Cantor Kissner said part of what attracts her toward activism is that “music is able to reach parts of us that words can’t always reach. When it comes to coalition-building and building bridges between people who may have contentious relationships, music has the power to bring us into different spaces and expand our perceptions of who is sitting across the table from us.”

Cantor Kissner talked about the interfaith work she did at the Pacifica Institute in California, where she and a Muslim musician sang and played music for people fasting on Ramadan. “It felt like an act of service to sing to those fasting,” she said. “It was a meaningful way to give and to build bridges.” Musical selections included Turkish-Jewish pieces as well as Ladino songs.

Cantor Kissner noted that at her synagogue’s upcoming Ohab 160 concert, the youth choir will perform “We Rise” by Batya Levine, “a queer Jewish composer in Philadelphia,” who wrote it at ‘Let My People Sing’ right after the 2016 elections, about the same time the resistance chorus was formed. She chose this song “because it’s beautiful music, and I thought it would be inspiring and empowering,” she said. “It’s got an activist message.” The piece is especially powerful, she said, “because its message is so universal but feels personal at the same time. That’s a key marker of an effective song that moves us.”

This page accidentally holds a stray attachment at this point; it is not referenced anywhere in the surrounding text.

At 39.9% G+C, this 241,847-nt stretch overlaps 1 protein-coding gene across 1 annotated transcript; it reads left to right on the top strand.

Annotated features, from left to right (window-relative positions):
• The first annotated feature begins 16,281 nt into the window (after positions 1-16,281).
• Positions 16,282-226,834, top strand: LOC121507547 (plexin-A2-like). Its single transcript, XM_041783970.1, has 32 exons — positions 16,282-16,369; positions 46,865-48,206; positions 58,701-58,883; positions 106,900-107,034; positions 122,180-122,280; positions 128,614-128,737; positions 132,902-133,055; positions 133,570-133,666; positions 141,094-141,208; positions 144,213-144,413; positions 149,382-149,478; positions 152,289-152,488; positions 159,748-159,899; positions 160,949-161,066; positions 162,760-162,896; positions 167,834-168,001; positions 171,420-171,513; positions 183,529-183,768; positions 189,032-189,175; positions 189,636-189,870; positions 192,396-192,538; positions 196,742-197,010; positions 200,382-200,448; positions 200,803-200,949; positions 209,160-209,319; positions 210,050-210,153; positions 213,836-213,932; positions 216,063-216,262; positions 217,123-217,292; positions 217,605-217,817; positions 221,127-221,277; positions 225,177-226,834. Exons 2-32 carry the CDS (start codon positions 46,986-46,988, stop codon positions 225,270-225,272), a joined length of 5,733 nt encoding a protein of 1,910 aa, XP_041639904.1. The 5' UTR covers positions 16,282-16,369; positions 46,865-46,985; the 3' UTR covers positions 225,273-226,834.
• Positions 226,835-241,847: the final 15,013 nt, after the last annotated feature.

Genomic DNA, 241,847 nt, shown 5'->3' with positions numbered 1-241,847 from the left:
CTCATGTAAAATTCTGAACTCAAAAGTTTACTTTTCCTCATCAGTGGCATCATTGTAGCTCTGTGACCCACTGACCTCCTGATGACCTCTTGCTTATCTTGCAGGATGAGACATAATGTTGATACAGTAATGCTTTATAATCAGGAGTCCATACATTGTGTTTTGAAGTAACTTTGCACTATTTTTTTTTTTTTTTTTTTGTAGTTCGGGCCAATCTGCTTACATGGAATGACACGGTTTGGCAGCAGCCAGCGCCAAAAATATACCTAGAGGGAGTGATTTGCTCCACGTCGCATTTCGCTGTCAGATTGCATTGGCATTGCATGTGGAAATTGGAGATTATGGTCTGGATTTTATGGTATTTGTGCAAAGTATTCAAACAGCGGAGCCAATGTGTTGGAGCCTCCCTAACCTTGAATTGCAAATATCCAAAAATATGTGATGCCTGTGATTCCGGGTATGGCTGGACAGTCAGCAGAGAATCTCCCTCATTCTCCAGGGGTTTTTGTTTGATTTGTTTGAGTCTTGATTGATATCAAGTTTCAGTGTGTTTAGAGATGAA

For more information about the South Orange Arts Center, go to SOPACnow.org.


Who: The Resistance Revival Chorus

What: will perform after a panel discussion

When: on March 10. The panel discussion begins at 6:30 p.m., followed by the concert at 7:30.

Where: South Orange Performing Arts Center, One SOPAC Way, South Orange

And also: Tickets are $29-$39 and can be bought online at www.SOPACnow.org/Resistance-Revival-Chorus-2022/, by phone at (973) 313-2787, or in person at the SOPAC office, which is open Monday through Friday from 12 p.m.- 6 p.m.